I have accepted the immigration and its benefits. and in many ways it’s freeing. It was brilliant going home with that acceptance. I could struggle to understand people in my home country and laugh it off. I could speak without feeling ashamed of my accent. I could embrace my otherness, and be a tourist in my home country, and not let it get to me. I surprised myself with just how well I did at not caring about it all. That was good. That helped a lot.

And I tried to enjoy being with my family, and reconnect with them, without all the miles and years between us getting in the way. Tried to have the same easy going acceptance of what is, is. That was a lot harder.

There is a distance, and it hurts. And it’s not just that, it’s hard to be with someone on borrowed time, hard to slip back into their lives and then out again. Especially as my grandparents grow older I am left sitting there wondering – is this the last time? There is a pressure to have everything just so, because of the limited time, and it ends up feeling a little forced and sometimes, yes, it was awkward. Wearing a mask and putting on your best behaviour. It shouldn’t be that way, really. We don’t really know each other, but yet they are family, and I love them, and I know they love me, despite all the thousands of miles between us, and I can’t bare the thought of losing them. I lost two of my grandparents in the last seven years, without being able to say goodbye, and I’m not sure I could do that again.

Even as practically I can appreciate my privileges and all that I have, nothing can take away the pain of having to say goodbye to your grandmother at the airport, not knowing if it’s the last time you will ever see her. It just hurts. It’s a stone embedded in my heart, a wound that won’t heal or allow itself to be erased. It’s home, and that’s just the way it is, and although I have boxed up my grief and loss and tucked it away, it’s still there.

I want to go back, I don’t want to go back, I should go back, I shouldn’t go back, I can go back, I can’t go back.

It feels like I’ve just been woken up from the most beautiful dream.

My head: it’s ok. Time to get on with reality.

My heart: I want to slip back into that dream.

(Home is still something slightly magical, something otherly to me. I said to my coworker before I left that it, the holiday, won’t feel real until I see Table Mountain appear out the plane window as we circle to land. But I lied. It never felt real. There was so much that was so wonderful, and South Africa is just too beautiful for words. I love my home and I hope I can go back again, just have this at least once more…)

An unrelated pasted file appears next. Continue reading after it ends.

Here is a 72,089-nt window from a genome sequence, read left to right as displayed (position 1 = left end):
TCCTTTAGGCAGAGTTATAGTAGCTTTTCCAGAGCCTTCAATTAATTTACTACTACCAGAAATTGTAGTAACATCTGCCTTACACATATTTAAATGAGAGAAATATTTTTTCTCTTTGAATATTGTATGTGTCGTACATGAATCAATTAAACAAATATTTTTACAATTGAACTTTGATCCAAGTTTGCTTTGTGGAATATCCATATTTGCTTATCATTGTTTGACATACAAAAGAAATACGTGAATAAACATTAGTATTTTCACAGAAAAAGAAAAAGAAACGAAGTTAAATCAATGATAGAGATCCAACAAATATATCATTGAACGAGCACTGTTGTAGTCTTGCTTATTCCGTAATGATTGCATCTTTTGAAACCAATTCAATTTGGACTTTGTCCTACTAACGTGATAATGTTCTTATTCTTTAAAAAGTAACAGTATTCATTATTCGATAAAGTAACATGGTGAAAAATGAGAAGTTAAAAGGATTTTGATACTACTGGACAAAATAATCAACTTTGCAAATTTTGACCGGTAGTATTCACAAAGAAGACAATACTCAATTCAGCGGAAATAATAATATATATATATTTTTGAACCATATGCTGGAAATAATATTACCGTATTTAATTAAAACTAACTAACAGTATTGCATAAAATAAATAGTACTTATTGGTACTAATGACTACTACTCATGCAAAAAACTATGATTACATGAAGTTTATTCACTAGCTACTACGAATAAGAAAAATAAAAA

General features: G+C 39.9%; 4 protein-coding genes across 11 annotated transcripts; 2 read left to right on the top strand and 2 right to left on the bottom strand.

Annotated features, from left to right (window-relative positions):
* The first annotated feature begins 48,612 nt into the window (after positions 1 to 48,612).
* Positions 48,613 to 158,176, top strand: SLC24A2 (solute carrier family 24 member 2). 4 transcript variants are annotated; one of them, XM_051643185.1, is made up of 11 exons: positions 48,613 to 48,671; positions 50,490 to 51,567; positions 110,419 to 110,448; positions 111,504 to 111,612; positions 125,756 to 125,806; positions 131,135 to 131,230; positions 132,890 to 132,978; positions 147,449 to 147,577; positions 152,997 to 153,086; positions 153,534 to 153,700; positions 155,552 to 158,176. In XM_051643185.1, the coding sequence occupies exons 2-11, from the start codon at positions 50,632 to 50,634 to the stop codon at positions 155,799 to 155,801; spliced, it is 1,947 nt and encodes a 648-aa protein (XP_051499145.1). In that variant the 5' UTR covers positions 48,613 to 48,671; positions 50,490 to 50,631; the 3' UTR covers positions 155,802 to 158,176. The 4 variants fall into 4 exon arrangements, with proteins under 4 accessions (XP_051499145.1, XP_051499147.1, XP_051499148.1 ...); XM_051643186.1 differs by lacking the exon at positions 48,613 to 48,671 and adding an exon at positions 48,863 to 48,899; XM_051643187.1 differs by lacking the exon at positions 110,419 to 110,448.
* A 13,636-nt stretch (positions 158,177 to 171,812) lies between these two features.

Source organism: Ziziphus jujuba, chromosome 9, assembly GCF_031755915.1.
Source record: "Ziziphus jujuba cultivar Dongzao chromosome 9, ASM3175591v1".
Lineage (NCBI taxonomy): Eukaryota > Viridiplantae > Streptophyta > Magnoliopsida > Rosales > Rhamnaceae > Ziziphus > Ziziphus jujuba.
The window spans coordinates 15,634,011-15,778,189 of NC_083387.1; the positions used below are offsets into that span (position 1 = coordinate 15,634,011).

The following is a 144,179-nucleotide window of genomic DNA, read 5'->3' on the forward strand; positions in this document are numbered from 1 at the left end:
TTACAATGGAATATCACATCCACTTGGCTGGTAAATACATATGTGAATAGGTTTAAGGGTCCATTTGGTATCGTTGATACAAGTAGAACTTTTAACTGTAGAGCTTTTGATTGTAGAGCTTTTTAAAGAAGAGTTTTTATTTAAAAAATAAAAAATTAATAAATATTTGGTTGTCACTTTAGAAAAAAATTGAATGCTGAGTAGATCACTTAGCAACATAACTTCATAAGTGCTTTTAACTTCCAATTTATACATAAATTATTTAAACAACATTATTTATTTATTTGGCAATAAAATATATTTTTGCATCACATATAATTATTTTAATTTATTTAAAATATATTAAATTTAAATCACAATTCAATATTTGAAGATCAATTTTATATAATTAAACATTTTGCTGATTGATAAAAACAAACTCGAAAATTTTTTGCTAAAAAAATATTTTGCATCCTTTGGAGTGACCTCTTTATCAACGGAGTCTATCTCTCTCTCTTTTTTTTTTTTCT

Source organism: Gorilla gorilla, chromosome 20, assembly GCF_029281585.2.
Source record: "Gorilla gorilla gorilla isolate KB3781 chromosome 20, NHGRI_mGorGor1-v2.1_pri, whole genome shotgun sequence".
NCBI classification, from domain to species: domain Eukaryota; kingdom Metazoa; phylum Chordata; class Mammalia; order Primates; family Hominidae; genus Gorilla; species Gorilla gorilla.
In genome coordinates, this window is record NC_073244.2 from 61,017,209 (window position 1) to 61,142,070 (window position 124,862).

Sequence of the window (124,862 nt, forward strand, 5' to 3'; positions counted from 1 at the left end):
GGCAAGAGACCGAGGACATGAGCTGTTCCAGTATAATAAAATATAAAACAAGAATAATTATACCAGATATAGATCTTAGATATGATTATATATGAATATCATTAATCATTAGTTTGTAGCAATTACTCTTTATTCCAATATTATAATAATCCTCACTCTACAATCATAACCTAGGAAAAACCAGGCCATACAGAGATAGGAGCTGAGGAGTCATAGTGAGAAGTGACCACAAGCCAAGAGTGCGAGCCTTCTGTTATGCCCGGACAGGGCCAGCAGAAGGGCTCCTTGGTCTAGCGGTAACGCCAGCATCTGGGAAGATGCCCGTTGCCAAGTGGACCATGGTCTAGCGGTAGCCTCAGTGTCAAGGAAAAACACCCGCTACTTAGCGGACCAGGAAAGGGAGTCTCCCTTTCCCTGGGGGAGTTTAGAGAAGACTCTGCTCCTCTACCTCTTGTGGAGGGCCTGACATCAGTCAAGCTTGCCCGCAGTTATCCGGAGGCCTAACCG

(Why does it have to be so expensive and time consuming to go home? It’s so frustrating.)

blouberg beach
Recently, my father let me buy some South African food online, from a shop based in London. After much indecision and being horrified by how much it would cost for 6 cans of grapetizer (and disappointed that the koeksisters were sold out cos I could totally do with those. I’d feel totally ill, but it would be worth it) I managed to put together an order which came last week. Imagine me lugging this heavy box all the way from the reception to my room, unable to stop grinning. Then imagine this huge, heavy box of food for just one person. I felt greedy for a moment, then I dug in and regretted nothing.

Now, a week later, my stash is rapidly decreasing. I am not happy to see the empty packets; I have become accustomed to being able to snack on biltong, droewors and buttermilk rusks as I please. It is taking all my willpower to ration the rest of the stash. I love South African food. Not just this ‘specialist’ stuff that I probably wouldn’t eat that often if I still lived there, but just…everything. I always seem to eat better when I go home. There is not as much choice in South African super markets compared to here in the UK, but sometimes I wonder if that is a good thing. Hmm. I also miss my grandmothers cooking. I’d love to eat my Granny’s macaroni cheese right now, followed by pudding of chocolate chip yogurt, and then my other Granny makes the most amazing bran muffins that she would heat up for us for breakfast. There is nothing quite like a homemade bran muffin slathered in butter. Yum. (They don’t even get bran muffins in this country. At least, I have never seen them. And I can’t seem to make them properly. D: )

(Two entries in a row about food, but to be fair the diet is hard and I am hungry, but hungry because I am bored and hungry as in fighting cravings for chocolate and cake. :/)

(Photo is of Blouberg beach at sunset, taken in toy camera mode)